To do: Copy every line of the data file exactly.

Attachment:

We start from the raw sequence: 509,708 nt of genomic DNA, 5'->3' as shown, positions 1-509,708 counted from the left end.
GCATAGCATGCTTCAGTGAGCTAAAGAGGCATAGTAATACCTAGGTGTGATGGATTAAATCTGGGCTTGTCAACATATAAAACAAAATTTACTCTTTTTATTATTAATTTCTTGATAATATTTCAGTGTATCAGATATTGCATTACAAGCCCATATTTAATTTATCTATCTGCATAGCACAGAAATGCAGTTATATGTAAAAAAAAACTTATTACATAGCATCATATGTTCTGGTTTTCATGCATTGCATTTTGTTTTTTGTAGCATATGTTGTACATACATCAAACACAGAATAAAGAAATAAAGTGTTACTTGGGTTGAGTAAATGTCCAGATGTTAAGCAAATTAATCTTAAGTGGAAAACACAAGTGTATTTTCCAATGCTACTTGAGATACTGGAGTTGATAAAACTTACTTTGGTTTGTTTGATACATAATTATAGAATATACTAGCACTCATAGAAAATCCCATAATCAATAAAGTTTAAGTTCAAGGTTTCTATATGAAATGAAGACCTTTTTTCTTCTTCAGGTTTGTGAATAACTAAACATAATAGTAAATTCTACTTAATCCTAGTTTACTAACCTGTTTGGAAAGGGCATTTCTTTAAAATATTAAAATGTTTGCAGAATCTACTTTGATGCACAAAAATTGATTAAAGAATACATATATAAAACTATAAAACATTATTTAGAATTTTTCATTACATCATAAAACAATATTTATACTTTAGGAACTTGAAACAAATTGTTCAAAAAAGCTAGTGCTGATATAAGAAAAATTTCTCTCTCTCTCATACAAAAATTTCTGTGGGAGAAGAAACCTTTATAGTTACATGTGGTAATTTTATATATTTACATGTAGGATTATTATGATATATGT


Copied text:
We start from the raw sequence: 509,708 nt of genomic DNA, 5'->3' as shown, positions 1-509,708 counted from the left end.
GCATAGCATGCTTCAGTGAGCTAAAGAGGCATAGTAATACCTAGGTGTGATGGATTAAATCTGGGCTTGTCAACATATAAAACAAAATTTACTCTTTTTATTATTAATTTCTTGATAATATTTCAGTGTATCAGATATTGCATTACAAGCCCATATTTAATTTATCTATCTGCATAGCACAGAAATGCAGTTATATGTAAAAAAAAACTTATTACATAGCATCATATGTTCTGGTTTTCATGCATTGCATTTTGTTTTTTGTAGCATATGTTGTACATACATCAAACACAGAATAAAGAAATAAAGTGTTACTTGGGTTGAGTAAATGTCCAGATGTTAAGCAAATTAATCTTAAGTGGAAAACACAAGTGTATTTTCCAATGCTACTTGAGATACTGGAGTTGATAAAACTTACTTTGGTTTGTTTGATACATAATTATAGAATATACTAGCACTCATAGAAAATCCCATAATCAATAAAGTTTAAGTTCAAGGTTTCTATATGAAATGAAGACCTTTTTTCTTCTTCAGGTTTGTGAATAACTAAACATAATAGTAAATTCTACTTAATCCTAGTTTACTAACCTGTTTGGAAAGGGCATTTCTTTAAAATATTAAAATGTTTGCAGAATCTACTTTGATGCACAAAAATTGATTAAAGAATACATATATAAAACTATAAAACATTATTTAGAATTTTTCATTACATCATAAAACAATATTTATACTTTAGGAACTTGAAACAAATTGTTCAAAAAAGCTAGTGCTGATATAAGAAAAATTTCTCTCTCTCTCATACAAAAATTTCTGTGGGAGAAGAAACCTTTATAGTTACATGTGGTAATTTTATATATTTACATGTAGGATTATTATGATATATGT